MILITARY, ADMIRALTY & PARLIAMENTARY PAPERS RELATING TO THE LATE EXPEDITION TO THE SCHELDT IN 1810, PRESENTED BY HIS MAJESTY'S COMMAND TO BOTH HOUSES OF PARLIAMENT. COMPRISING OF : MILITARY (M1) JOURNAL OF THE PROCEEDINGS OF THE ARMY UNDER THE COMMAND OF L

Anonymous.


£2,500.00




House of Commons, 1st edition, 1810, 2 Vols., (various dates that year). BOOK. COPY No. 1. M1 : 30 pp. + large map (hand-coloured & fldg.). M2 : 40 pp. M3 : 48 pp. M4 : 30 pp. M5 : 20 pp. M6 : 28 pp. M7 : Viii + pp. 5 to 128. M8 : 78 pp. N1 : 64 pp. N2 : 32 pp. N3 : 68 pp. N4 : 37 pp. N5 : 22 pp. P1 : 390 pp. P2 : 12 pp. P3 : 36 pp. (Total : 1,066 pp., + coloured folding map). Plus 4 copies of The Morning Chronicle 27th, 28th, 30th & 31st March 1810 very neatly bound in at rear - 4 pp. each - all with Tax Stamps. Contemporary half-calf ; 5 raised bands ; red calf title-piece to spine ; marbled boards ; speckled edges. 33 x 21 cm. Re-backed (not recent) with original spine laid down. Binding rubbed & worn at extremities but an exceptionally clean, tight & sound copy & V.G.+. Ephemera tipped in : (A) : 3 MS. letters in a fine hand, with total of 5 pp., + address panels. Downs, 15 & 28 July 1809 ; Flushing, 26 October 1809. Repairs at folds ; GOOD/V.G. (B) : 2 copies of The Edinburgh Evening Courant 10th & 24th August 1810. 4 pp. each : [i] Flushing invested, rest of the island of Walcheren taken. (66 column inches). [ii] Flushing Capitulates to British Forces (133 column inches). Slight trimming of edges (having been bound in somewhere at one time) o/w V.G. (C) : Hand-Coloured caricature by Thomas Rowlandson, published London : March 30th 1810. 36 x 25cm. Professional (almost invisible) repairs to upper edge, o/w fresh, colours, crisp & FINE. BOOK. COPY No. 2 : Approx. 993 pp., fldg. map (but not cold. as in Book 1) ; same binding & condition. Both Books contain the armorial bookplate (with motto : Vincit Veritas – Truth Prevails) of Sir Eyre Coote (1759-1823). There are a number of annotations & marginalia in his hand. Eyre Coote was an army officer and colonial administrator who had fought during the American War of Independence and the Napoleonic Wars. He served as second-in-command to John Pitt, second Earl of Chatham, during the Walcheren Island campaign in the Scheldt in 1809 (see M4), with tactical command of the army's left wing. Coote commanded the siege of Flushing while Chatham advanced on Antwerp. Coote was relieved in October 1809 owing to his erratic and eccentric behaviour (thought to have been due to a tropical malady he had picked up during his distinguished service in the West Indies). He was promoted General in 1814 and received a GCB in 1815. In July 1809, the largest British expeditionary force ever assembled weighed anchor from off the Kentish Downs and sailed for the mouth of the Scheldt and the island of Walcheren in its estuary. Two months earlier the Admiralty had announced its determination to adopt an offensive naval policy, to seize the mouth of the Scheldt, and to take or destroy the French fleet before it could leave port. In some respects the expedition was doomed before it began as Napoleon had consolidated his grip on the Continent by defeating the Austrians at Wagram in early July. The preparations for what was to be a ‘combined operation' with the army was a ponderous affair. It should also have been kept secret but the newspapers were full of it, and as the cream of the army was fighting in Portugal and Spain, it was not easy to assemble enough troops of the right calibre. The French, therefore, knew the British were coming - and in some force - and had time to prepare its defences. The overall British commander was John Pitt (Lord Chatham), elder brother to the late Prime Minister, William Pitt. Chatham took along his pet turtles for company. He was destitute alike of energy and of military capacity. Among the naval force was Sir Home Popham, no stranger to controversy and at times highly eccentric, although Popham - responsible for the signal system used by the Royal Navy at Trafalgar and by the East India Company - was nobody's fool. His superior on this occasion was Rear-Admiral Sir Richard Strachan who was an excellent officer but happier with deeper water under his keel than the Scheldt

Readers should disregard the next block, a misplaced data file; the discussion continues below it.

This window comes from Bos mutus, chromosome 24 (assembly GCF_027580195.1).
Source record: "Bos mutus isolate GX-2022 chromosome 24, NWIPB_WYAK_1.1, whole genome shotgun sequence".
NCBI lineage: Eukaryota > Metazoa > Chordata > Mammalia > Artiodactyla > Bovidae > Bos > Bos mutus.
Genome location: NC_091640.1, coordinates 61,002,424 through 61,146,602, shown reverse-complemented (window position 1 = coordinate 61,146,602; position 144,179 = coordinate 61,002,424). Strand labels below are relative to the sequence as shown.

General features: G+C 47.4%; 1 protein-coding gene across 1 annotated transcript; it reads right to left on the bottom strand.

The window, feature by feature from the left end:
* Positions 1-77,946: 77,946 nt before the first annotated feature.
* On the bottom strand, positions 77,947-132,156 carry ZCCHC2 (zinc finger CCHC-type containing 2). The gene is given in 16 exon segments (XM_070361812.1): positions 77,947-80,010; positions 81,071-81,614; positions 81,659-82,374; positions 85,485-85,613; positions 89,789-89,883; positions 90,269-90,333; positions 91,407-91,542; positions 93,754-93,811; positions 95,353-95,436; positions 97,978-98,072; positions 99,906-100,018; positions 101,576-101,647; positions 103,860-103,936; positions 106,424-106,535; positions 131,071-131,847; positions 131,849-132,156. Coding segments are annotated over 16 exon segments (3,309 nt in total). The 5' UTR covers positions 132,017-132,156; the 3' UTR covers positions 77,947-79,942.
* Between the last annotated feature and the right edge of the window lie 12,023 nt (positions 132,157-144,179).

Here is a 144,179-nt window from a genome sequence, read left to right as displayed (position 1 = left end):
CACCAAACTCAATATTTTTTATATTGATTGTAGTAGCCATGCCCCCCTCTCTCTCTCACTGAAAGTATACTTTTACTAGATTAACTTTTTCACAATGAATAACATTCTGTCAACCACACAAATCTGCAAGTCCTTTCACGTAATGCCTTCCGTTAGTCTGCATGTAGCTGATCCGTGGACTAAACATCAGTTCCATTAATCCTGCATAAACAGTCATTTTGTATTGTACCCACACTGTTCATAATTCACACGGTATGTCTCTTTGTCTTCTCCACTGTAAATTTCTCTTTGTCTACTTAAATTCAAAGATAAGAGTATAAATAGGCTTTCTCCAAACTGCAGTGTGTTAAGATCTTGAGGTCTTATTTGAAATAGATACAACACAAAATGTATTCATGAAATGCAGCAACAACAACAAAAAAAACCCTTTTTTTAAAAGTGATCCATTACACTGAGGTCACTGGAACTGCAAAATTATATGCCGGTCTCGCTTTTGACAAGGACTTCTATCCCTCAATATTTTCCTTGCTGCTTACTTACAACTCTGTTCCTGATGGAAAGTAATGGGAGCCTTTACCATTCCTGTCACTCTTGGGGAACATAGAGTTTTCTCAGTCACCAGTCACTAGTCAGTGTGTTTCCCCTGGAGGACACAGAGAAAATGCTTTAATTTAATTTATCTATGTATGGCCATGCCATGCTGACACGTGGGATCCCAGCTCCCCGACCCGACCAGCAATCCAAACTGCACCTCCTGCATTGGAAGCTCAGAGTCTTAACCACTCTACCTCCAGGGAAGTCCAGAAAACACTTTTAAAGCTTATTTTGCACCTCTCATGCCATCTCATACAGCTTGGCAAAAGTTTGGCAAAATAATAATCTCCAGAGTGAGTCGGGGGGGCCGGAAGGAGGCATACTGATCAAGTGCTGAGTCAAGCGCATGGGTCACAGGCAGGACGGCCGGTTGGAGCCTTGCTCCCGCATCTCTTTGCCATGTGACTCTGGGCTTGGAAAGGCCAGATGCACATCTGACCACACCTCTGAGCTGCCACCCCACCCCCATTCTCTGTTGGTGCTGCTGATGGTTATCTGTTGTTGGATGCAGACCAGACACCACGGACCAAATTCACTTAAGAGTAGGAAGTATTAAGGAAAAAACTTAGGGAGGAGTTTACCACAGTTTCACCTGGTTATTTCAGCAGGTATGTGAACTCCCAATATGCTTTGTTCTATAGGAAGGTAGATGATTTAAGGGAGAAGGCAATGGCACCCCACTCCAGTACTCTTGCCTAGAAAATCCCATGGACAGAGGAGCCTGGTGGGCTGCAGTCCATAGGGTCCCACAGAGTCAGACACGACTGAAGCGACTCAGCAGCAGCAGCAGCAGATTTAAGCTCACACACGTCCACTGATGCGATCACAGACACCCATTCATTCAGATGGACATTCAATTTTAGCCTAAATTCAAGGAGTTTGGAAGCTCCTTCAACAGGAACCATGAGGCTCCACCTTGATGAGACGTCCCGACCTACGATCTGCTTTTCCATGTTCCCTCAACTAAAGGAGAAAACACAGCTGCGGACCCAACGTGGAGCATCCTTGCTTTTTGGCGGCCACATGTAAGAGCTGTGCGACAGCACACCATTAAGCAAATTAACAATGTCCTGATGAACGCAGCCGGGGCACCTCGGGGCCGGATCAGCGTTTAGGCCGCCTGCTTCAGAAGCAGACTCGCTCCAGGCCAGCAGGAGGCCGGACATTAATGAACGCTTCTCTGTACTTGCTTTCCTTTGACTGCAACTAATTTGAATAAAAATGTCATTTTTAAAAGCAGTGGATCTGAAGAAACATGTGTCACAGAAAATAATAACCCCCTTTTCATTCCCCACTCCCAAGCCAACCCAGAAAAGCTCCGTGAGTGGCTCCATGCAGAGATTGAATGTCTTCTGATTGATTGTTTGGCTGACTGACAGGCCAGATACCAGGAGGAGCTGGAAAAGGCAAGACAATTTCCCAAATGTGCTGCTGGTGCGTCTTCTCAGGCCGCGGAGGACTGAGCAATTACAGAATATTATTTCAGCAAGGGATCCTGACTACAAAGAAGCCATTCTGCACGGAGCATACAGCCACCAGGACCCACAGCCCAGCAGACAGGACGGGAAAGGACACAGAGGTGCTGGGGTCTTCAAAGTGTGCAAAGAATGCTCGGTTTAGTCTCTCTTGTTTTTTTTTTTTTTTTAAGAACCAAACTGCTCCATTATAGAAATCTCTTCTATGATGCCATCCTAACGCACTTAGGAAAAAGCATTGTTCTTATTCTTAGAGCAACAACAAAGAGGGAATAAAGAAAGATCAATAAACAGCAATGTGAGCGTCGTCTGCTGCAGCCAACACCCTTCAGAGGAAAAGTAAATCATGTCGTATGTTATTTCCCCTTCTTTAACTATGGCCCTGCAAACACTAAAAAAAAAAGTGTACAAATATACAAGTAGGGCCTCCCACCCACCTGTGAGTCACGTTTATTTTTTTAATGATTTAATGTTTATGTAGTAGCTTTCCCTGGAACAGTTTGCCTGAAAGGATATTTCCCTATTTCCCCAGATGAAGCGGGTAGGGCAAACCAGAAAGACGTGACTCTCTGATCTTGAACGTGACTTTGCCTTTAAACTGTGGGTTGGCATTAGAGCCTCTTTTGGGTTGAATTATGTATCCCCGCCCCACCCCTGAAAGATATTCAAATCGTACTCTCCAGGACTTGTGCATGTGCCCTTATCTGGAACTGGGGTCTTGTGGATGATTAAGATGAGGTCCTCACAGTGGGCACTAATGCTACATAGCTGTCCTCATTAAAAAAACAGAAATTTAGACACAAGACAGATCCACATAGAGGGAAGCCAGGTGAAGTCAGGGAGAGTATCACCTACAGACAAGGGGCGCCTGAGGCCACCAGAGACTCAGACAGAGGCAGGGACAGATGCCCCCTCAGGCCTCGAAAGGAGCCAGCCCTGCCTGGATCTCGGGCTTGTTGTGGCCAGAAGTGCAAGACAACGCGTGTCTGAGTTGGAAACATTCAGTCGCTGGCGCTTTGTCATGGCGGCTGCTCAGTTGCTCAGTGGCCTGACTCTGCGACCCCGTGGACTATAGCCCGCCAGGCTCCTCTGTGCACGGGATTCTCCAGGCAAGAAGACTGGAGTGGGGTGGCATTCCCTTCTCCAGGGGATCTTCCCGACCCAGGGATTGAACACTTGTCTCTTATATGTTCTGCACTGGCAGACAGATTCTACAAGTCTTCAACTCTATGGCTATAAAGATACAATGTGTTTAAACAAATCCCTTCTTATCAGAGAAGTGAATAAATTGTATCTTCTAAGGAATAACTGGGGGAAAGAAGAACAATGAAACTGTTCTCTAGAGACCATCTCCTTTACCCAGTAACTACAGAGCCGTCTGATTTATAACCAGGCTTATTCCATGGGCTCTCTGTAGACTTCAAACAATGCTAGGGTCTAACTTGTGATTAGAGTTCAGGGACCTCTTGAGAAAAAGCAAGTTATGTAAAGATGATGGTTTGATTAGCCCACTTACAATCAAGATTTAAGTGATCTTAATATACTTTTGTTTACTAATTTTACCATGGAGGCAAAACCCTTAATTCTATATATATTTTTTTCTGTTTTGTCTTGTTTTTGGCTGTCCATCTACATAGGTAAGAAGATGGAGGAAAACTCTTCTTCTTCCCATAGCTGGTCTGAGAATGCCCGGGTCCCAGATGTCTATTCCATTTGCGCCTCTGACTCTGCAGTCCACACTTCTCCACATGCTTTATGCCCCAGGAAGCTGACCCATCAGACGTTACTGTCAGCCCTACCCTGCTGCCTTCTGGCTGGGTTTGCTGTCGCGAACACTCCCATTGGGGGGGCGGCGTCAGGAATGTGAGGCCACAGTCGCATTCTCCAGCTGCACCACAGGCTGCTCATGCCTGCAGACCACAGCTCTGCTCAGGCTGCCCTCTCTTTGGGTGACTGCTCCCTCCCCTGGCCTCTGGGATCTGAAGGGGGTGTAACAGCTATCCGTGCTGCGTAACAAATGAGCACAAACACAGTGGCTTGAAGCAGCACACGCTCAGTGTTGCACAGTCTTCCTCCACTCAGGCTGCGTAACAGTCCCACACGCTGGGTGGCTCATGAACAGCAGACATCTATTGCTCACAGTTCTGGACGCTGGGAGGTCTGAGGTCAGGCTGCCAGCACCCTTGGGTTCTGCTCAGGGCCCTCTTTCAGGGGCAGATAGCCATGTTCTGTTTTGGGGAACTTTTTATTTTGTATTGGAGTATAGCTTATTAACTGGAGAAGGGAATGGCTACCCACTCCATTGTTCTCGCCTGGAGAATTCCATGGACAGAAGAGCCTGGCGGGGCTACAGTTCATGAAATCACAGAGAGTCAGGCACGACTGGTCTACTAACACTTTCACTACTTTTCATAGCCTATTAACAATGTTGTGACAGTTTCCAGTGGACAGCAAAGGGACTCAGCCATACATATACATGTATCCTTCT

Share this book